As Many Consumers Face Unexpected Medical Costs, Governors Advance and Explore Strategies
Many consumers face unexpected and often crippling medical bills. A 2018 Kaiser Family Foundation consumer survey found that 39 percent of respondents said that they had received an unexpected medical bill. Of those, 41 percent of bills exceeded $500.
States are at the forefront of addressing surprise medical bills. The National Governors Association (NGA) has released a white paper that outlines steps that governors can take, such as supporting strategies that prohibit out-of-network providers from sending surprise medical bills, limiting consumer financial responsibility for these bills, and establishing a process for determining reimbursement.
The white paper is a result of NGA’s health division (NGA Health) convening state officials from California, Colorado, Delaware, Florida, Maryland, Missouri, New Hampshire, New York, Oregon, Pennsylvania, Tennessee, Utah, Wisconsin and Washington, as well as national experts, researchers and representatives from health plans, providers, hospitals and consumer groups at two roundtable discussions in October and November 2018. NGA Health is one of the five policy divisions of NGA’s Center for Best Practices.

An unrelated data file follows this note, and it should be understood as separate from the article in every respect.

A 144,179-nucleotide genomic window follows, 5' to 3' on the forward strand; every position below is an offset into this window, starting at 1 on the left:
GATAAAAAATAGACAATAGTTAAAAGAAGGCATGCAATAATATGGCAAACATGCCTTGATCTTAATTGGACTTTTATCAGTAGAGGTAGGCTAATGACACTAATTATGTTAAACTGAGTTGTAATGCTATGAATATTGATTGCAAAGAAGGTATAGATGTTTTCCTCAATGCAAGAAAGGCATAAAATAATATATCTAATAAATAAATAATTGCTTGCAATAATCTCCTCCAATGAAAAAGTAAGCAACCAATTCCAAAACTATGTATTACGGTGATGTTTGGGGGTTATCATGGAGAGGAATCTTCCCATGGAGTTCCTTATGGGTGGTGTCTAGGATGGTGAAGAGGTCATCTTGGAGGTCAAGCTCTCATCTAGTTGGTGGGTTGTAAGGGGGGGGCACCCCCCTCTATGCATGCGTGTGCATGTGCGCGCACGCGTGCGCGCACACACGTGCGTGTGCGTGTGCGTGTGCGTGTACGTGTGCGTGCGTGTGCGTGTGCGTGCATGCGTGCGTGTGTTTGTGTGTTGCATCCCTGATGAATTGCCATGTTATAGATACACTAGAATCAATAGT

In the white paper, NGA Health noted that the chief executives of states are uniquely positioned to work with state lawmakers and other stakeholders to protect consumers from the high costs associated with surprise medical bills. States have been out in front with surprise medical billing protections, offering a wide range of approaches and learning from one another.
At least 27 states have enacted some form of surprise billing legislation, with 11 states enacting legislation since 2017, including six states that enacted legislation in 2019.
Earlier this year, NGA’s advocacy division released principles for federal action to address health care costs. In those principles, NGA called for Congress to take action by establishing a baseline level of protection for all consumers against surprise medical bills, including individuals in Employee Retirement Income Security Act plans, while giving states flexibility to have requirements above the federal baseline. Congress has introduced legislation to address this issue.